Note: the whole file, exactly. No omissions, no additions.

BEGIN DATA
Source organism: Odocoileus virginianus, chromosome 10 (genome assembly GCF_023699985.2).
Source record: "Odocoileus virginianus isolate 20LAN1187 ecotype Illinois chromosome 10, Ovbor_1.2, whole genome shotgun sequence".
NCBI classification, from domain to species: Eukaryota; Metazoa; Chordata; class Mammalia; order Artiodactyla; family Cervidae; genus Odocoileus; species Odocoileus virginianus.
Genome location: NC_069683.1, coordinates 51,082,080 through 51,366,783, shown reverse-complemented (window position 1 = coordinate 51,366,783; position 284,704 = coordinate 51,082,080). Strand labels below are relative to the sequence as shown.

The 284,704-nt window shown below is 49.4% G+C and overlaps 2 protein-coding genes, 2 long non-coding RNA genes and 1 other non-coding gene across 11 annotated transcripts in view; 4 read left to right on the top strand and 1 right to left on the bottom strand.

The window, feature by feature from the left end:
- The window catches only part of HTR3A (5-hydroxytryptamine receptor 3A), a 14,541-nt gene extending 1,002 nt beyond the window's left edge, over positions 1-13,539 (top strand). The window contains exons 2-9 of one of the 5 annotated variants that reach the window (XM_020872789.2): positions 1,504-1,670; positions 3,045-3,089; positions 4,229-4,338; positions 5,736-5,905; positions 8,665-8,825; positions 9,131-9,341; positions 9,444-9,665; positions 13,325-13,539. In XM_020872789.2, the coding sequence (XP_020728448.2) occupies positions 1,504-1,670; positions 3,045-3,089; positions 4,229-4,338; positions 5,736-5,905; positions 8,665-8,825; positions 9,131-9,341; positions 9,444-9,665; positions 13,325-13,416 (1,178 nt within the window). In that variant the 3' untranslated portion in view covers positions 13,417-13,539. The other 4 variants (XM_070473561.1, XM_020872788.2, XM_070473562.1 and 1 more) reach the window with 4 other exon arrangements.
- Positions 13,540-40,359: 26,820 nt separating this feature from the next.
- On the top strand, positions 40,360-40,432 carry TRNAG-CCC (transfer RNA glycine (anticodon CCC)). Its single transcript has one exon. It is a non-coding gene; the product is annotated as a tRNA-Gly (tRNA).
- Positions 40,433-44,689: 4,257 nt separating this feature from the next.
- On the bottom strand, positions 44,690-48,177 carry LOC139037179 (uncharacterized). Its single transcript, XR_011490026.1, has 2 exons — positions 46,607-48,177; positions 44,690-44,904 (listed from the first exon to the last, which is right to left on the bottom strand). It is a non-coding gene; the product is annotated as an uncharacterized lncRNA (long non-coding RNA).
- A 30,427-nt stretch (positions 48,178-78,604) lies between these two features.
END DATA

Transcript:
Source organism: Odocoileus virginianus, chromosome 10 (genome assembly GCF_023699985.2).
Source record: "Odocoileus virginianus isolate 20LAN1187 ecotype Illinois chromosome 10, Ovbor_1.2, whole genome shotgun sequence".
NCBI classification, from domain to species: Eukaryota; Metazoa; Chordata; class Mammalia; order Artiodactyla; family Cervidae; genus Odocoileus; species Odocoileus virginianus.
Genome location: NC_069683.1, coordinates 51,082,080 through 51,366,783, shown reverse-complemented (window position 1 = coordinate 51,366,783; position 284,704 = coordinate 51,082,080). Strand labels below are relative to the sequence as shown.

The 284,704-nt window shown below is 49.4% G+C and overlaps 2 protein-coding genes, 2 long non-coding RNA genes and 1 other non-coding gene across 11 annotated transcripts in view; 4 read left to right on the top strand and 1 right to left on the bottom strand.

The window, feature by feature from the left end:
- The window catches only part of HTR3A (5-hydroxytryptamine receptor 3A), a 14,541-nt gene extending 1,002 nt beyond the window's left edge, over positions 1-13,539 (top strand). The window contains exons 2-9 of one of the 5 annotated variants that reach the window (XM_020872789.2): positions 1,504-1,670; positions 3,045-3,089; positions 4,229-4,338; positions 5,736-5,905; positions 8,665-8,825; positions 9,131-9,341; positions 9,444-9,665; positions 13,325-13,539. In XM_020872789.2, the coding sequence (XP_020728448.2) occupies positions 1,504-1,670; positions 3,045-3,089; positions 4,229-4,338; positions 5,736-5,905; positions 8,665-8,825; positions 9,131-9,341; positions 9,444-9,665; positions 13,325-13,416 (1,178 nt within the window). In that variant the 3' untranslated portion in view covers positions 13,417-13,539. The other 4 variants (XM_070473561.1, XM_020872788.2, XM_070473562.1 and 1 more) reach the window with 4 other exon arrangements.
- Positions 13,540-40,359: 26,820 nt separating this feature from the next.
- On the top strand, positions 40,360-40,432 carry TRNAG-CCC (transfer RNA glycine (anticodon CCC)). Its single transcript has one exon. It is a non-coding gene; the product is annotated as a tRNA-Gly (tRNA).
- Positions 40,433-44,689: 4,257 nt separating this feature from the next.
- On the bottom strand, positions 44,690-48,177 carry LOC139037179 (uncharacterized). Its single transcript, XR_011490026.1, has 2 exons — positions 46,607-48,177; positions 44,690-44,904 (listed from the first exon to the last, which is right to left on the bottom strand). It is a non-coding gene; the product is annotated as an uncharacterized lncRNA (long non-coding RNA).
- A 30,427-nt stretch (positions 48,178-78,604) lies between these two features.